SIF'S GOLDEN HAIR: HOW LOKI WROUGHT MISCHIEF IN ASGARD
LL Who dwelt in Asgard, the Æsir and the Asyniur, who
were the Gods and the Goddesses, and the Vanir, who
were the friends of the Gods and the Goddesses, were
wroth with Loki. It was no wonder they were wroth with
him, for he had let the Giant Thiassi carry off Iduna
and her golden apples. Still, it must be told that the
show they made of their wrath made Loki ready to do
more mischief in Asgard.
One day he saw a chance to do mischief that made his
heart rejoice. Sif, the wife of Thor, was lying asleep
 house. Her beautiful golden hair flowed all
round her. Loki knew how much Thor loved that shining
hair, and how greatly Sif prized it because of Thor's
love. Here was his chance to do great mischief.
Smilingly, he took out his shears and he cut off the
shining hair, every strand and every tress. She did not
waken while her treasure was being taken from her. But
Loki left Sif's head cropped and bare.
Thor was away from Asgard. Coming back to the City of
the Gods, he went into his house. Sif, his wife, was
not there to welcome him. He called to Sif, but no glad
answer came from her. To the palaces of all the Gods
and Goddesses Thor went, but in none of them did he
find Sif, his golden-haired wife.
When he was coming back to his house he heard his name
whispered. He stopped, and then a figure stole out from
behind a stone. A veil covered her head, and Thor
scarce knew that this was Sif, his wife. As he went to
her she sobbed and sobbed. "O Thor, my husband," she
said, "do not look upon me. I am ashamed that you
should see me. I shall go from Asgard and from the
company of the Gods and Goddesses, and I shall go down
to Svartheim and live amongst the Dwarfs. I cannot bear
that any of the Dwellers in Asgard should look upon me
"O Sif," cried Thor, "what has happened to change you?"
"I have lost the hair of my head," said Sif, "I have
lost the beautiful golden hair that you, Thor, loved.
You will not love me any more, and so I must go away,
down to Svartheim and to the company of the Dwarfs.
They are as ugly as I am now."
 Then she took the veil off her head and Thor saw that
all her beautiful hair was gone. She stood before him,
shamed and sorrowful, and he grew into a mighty rage.
"Who was it did this to you, Sif?" he said. "I am Thor,
the strongest of all the Dwellers in Asgard, and I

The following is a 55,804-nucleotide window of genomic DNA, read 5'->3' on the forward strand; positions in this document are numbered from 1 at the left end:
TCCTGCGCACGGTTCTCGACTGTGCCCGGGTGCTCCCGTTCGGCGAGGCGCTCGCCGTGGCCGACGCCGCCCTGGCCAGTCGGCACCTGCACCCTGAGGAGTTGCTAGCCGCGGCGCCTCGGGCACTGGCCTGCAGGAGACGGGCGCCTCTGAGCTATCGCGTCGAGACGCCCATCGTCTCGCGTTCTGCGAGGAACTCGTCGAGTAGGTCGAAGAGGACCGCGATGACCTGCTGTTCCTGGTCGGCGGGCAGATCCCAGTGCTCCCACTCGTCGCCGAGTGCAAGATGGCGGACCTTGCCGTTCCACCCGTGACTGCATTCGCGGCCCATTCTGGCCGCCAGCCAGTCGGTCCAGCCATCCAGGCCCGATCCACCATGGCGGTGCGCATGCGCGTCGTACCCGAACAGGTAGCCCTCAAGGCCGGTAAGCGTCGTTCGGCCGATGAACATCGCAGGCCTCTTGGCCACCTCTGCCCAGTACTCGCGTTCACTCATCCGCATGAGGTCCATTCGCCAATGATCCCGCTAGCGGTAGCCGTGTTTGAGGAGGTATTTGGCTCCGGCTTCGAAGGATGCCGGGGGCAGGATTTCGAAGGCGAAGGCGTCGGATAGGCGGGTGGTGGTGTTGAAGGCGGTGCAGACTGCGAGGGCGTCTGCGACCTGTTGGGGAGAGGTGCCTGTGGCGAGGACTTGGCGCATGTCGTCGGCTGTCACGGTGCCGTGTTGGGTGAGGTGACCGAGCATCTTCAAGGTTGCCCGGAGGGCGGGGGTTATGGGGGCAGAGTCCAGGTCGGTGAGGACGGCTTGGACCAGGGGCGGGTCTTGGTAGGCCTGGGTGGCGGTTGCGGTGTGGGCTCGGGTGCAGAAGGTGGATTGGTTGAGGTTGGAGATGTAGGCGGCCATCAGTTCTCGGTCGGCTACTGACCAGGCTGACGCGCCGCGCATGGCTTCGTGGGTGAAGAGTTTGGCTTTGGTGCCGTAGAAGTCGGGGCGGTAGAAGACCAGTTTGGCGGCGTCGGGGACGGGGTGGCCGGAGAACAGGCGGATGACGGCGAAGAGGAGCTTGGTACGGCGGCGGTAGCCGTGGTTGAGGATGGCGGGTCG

shall see to it that all the powers the Gods possess
will be used to get your fairness back. Come with me,
Sif." And taking his wife's hand in his, Thor went off
to the Council House where the Gods and the Goddesses
Sif covered her head with her veil, for she would not
have the Gods and the Goddesses look upon her shorn
head. But from the anger in Thor's eyes all saw that
the wrong done to Sif was great indeed. Then Thor told
of the cutting of her beautiful hair. A whisper went
round the Council House. "It was Loki did this—no
one else in Asgard would have done a deed so shameful,"
one said to the other.
"Loki it was who did it," said Thor. "He has hidden
himself, but I shall find him and I will slay him."
"Nay, not so, Thor," said Odin, the Father of the Gods.
"Nay, no Dweller in Asgard may slay another. I shall
summon Loki to come before us here. It is for you to
make him (and remember that Loki is cunning and able to
do many things) bring back to Sif the beauty of her
Then the call of Odin, the call that all in Asgard have
to harken to, went through the City of the Gods. Loki
heard it, and he had to come from his hiding-place and
enter the house where the Gods held their Council. And
when he looked on Thor and
 saw the rage that was in his
eyes, and when he looked on Odin and saw the sternness
in the face of the Father of the Gods, he knew that he
would have to make amends for the shameful wrong he had
done to Sif.
Said Odin, "There is a thing that you, Loki, have to
do: Restore to Sif the beauty of her hair."
Loki looked at Odin, Loki looked at Thor, and he saw
that what was said would have to be done. His quick
mind searched to find a way of restoring to Sif the
beauty of her golden hair.
"I shall do as you command, Odin All-Father," he said.
UT before we tell you of what Loki did to restore the
beauty of Sif's golden hair, we must tell you of the
other beings besides the Gods and Goddesses who were in
the world at the time. First, there was the Vanir. When
the Gods who were called the Æsir came to the
mountains on which they built Asgard, they found other